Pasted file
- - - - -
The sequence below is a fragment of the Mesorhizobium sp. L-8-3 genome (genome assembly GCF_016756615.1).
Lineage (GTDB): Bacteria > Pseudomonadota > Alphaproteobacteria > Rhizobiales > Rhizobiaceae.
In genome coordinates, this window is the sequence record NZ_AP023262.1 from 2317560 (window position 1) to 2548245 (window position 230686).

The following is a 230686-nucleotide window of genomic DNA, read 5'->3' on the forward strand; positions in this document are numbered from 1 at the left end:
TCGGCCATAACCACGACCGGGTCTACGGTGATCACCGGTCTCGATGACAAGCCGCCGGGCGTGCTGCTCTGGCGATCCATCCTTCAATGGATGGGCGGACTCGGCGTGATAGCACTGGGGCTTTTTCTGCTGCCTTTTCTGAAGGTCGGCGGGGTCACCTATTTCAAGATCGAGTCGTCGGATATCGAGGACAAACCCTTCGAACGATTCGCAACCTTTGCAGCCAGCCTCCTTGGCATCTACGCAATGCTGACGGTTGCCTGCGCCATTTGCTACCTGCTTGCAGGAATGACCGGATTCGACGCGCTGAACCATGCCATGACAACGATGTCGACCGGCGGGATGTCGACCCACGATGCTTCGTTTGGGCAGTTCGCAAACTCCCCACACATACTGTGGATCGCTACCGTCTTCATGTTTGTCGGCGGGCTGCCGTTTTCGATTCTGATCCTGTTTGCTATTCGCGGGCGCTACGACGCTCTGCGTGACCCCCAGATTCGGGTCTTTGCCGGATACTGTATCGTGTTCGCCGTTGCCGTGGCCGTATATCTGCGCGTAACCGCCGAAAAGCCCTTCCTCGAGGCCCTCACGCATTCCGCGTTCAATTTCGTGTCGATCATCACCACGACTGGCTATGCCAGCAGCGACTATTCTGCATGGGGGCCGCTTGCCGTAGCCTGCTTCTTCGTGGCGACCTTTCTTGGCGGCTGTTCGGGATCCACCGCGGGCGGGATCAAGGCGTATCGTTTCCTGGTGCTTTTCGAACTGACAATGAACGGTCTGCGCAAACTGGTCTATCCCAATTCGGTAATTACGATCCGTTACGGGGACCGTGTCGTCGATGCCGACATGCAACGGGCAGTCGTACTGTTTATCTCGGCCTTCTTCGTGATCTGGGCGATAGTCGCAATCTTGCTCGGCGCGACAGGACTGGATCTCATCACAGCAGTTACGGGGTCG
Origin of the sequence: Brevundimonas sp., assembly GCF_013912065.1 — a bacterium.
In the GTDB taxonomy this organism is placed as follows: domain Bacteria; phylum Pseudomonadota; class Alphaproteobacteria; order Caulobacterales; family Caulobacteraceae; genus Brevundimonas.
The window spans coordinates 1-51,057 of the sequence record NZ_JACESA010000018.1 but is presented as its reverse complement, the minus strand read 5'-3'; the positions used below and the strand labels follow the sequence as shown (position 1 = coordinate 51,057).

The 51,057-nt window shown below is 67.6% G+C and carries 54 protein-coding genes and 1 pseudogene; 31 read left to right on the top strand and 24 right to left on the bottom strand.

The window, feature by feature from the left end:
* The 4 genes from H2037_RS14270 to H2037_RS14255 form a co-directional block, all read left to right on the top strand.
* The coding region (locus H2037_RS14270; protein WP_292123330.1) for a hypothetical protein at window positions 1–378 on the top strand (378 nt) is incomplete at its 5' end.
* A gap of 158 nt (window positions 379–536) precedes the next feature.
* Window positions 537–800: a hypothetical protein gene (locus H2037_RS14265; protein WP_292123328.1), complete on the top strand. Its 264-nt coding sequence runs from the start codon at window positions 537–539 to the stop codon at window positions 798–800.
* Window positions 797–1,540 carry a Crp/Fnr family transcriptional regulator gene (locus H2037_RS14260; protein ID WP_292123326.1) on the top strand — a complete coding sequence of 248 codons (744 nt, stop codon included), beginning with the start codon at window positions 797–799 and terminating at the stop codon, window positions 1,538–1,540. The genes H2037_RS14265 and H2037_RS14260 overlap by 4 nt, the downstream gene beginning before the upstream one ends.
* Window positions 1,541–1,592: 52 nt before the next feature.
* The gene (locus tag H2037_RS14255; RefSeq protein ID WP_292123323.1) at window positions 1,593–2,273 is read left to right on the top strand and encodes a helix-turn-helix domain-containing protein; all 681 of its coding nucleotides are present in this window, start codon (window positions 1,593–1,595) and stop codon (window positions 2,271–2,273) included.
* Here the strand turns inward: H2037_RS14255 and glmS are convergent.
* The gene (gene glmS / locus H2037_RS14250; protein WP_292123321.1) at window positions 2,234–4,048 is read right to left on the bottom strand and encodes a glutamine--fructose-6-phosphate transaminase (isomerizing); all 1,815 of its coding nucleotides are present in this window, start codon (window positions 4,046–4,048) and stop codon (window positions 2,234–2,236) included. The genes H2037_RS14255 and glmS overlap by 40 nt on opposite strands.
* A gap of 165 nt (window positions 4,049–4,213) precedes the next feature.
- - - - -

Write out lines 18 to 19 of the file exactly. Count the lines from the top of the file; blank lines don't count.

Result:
* Here the strand turns inward: H2037_RS14255 and glmS are convergent.
* The gene (gene glmS / locus H2037_RS14250; protein WP_292123321.1) at window positions 2,234–4,048 is read right to left on the bottom strand and encodes a glutamine--fructose-6-phosphate transaminase (isomerizing); all 1,815 of its coding nucleotides are present in this window, start codon (window positions 4,046–4,048) and stop codon (window positions 2,234–2,236) included. The genes H2037_RS14255 and glmS overlap by 40 nt on opposite strands.